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Ordeal by Innocence First Edition Cover 1958

Dust-jacket illustration of the first UK edition

Ordeal by Innocence is a work of detective fiction by Agatha Christie and first published in the UK by the Collins Crime Club on November 3 1958 and in the US by Dodd, Mead and Company in 1959, probably in February.[1] The UK edition retailed at twelve shillings and sixpence (12/6) and the US edition at $2.95. It is regarded by critics as one of the best of her later works, and was also one of Christie's two favorites of her own novels, the other being Crooked House.

The novel is also noted for being one of Christie's darkest works, alongside such classics as And Then There Were None, with a strong focus on the psychology of innocence.


While serving a sentence for killing his foster mother – a crime he insisted he didn't commit – Jacko Argyle dies in prison. Two years later, the man who could have supported Jacko's alibi suddenly turns up; and the family must come to terms with the fact not only that one of them is the real murderer, but also that suspicion falls upon each of them. Christie's focus in this novel is upon the psychology of innocence, as the family members struggle with their suspicions of one another.

The witness, Arthur Calgary, believes that, when he clears the name of their son, the family will be grateful. He fails to realise the implications of his information. However, once he does so, he is determined to help and to protect the innocent by finding the murderer.

Plot summary[]

(may contain spoilers - click on expand to read)

Jacko Argyle dies in prison while serving a sentence for killing his adoptive mother Rachel Argyle. His own widow, Maureen, believed him to have been responsible. Jacko's alibi failed when police could not find the man who had given him a ride to the next town as the murder was happening. Two years later, Jacko's alibi suddenly appears and the family must come to terms not only with the fact that Jacko was innocent, but also with suspicion falling upon each of them as the real murderer. Some realize there is a murderer living among them, raising tensions among the family. Suspicions fall on his father, his brother, his sisters, even his father’s secretary and the long-time housekeeper, as the new investigations proceed.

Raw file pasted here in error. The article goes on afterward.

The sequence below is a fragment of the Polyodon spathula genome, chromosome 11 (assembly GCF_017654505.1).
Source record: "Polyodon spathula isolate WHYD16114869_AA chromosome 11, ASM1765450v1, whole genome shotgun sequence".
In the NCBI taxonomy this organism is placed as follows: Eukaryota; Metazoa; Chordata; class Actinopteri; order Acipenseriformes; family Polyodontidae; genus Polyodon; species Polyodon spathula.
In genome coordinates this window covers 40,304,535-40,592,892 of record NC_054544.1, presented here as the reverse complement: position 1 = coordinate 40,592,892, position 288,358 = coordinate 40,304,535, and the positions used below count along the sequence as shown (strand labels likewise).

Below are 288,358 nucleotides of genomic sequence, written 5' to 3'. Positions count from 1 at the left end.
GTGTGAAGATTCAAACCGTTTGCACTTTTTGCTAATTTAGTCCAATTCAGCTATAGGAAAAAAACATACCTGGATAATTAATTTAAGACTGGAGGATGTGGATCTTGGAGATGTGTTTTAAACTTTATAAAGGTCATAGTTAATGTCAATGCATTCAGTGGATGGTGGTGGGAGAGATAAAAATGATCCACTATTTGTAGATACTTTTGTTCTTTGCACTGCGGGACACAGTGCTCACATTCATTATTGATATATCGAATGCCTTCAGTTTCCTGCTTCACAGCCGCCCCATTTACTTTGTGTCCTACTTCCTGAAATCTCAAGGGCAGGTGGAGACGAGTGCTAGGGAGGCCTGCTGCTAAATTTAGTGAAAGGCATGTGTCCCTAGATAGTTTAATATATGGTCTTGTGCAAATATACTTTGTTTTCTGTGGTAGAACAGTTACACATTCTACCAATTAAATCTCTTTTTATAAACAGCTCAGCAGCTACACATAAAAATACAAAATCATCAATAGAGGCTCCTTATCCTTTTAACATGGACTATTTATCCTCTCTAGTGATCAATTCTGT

The witness, Arthur Calgary, was unaware of the trial and thus failed to come forward. He believes the Argyle family will be grateful when he clears their son's name but fails to realise the full implications of the information he provides. However, once he does so, he is determined to protect the innocent by finding the murderer.

Calgary visits retired local doctor, Dr MacMaster, to ask him about Jacko. MacMaster says that he was surprised when Jacko was convicted for killing Rachel, not because murder was outside Jacko's 'moral range', but because he thought Jacko would be too cowardly to kill somebody; that, if he wanted to murder somebody, he would hire an accomplice. Calgary speaks to Maureen, who reveals Jacko's persuasive ways with older women. While the police and Calgary gather new information and seek the murderer, Mickey plans to meet with Tina, as he knows she had heard something that night, which seemed irrelevant back then. It is Philip Durrant, husband of Mary Argyle, whose efforts to find the guilty one among them force the killer to strike again.

Tina comes to Sunny Point to meet with Philip. As she reaches his room, Kirsten is at the door with a tray, and they see that Philip is dead at his desk. Tina walks until she collapses outdoors where Mickey sees her, thinks she fainted, and carries her inside. Doctor Craig arrives and sees that Tina has been stabbed in the back and must go to hospital.

Hester tells Calgary about Philip and Tina. Calgary heads to Superintendent Huish, who repeats the words Tina spoke in hospital, that the cup was empty, Philip's cup, meaning Kirsten was leaving not entering the room. At Sunny Point, Calgary reveals to all, in the library, that the killer is the housekeeper, Kirsten. Jacko had persuaded the plain Kirsten that he was in love with her, and persuaded her to murder Mrs Argyle to steal some much needed money, money his mother would not give him. When Kirsten learned that Jacko was secretly married, meeting his wife the day after the murder, Kirsten realized what a fool she had been and sees the evil in Jacko.

Kirsten runs away, and the family expect the police will nab her. While Mary mourns her beloved husband, her sister Hester professes her love for Arthur Calgary. She suspects that Tina and Mickey will get together once Tina recovers. Leo feels free once again to remarry.


Sunny Point[]



Literary significance and reception[]

Philip John Stead concluded his review in the Times Literary Supplement of December 12, 1958, with, "The solution of Ordeal By Innocence is certainly not below the level of Mrs. Christie's customary ingenuity, but the book lacks other qualities which her readers have come to expect. What has become of the blitheness, the invigorating good spirits with which the game of detection is played in so many of her stories? Ordeal By Innocence slips out of that cheerful arena into something much too like an attempt at psychological fiction. It is too much of a conversation piece and too many people are talking – people in whom it is hard to take the necessary amount of interest because there is not enough space to establish them. The kind of workmanship which has been lavished on this tale is not a kind in which the author excels and the reader feels that Miss Marple and Poirot would thoroughly disapprove of the whole business."

Sarah Russell of The Guardian gave a short review to the novel in the December 9, 1958 issue when she said, "In this solving of a two-year-old family murder sympathy is, unusually with Miss Christie, evoked for too many people to leave enough suspects; but the unravelling is sound and the story well told."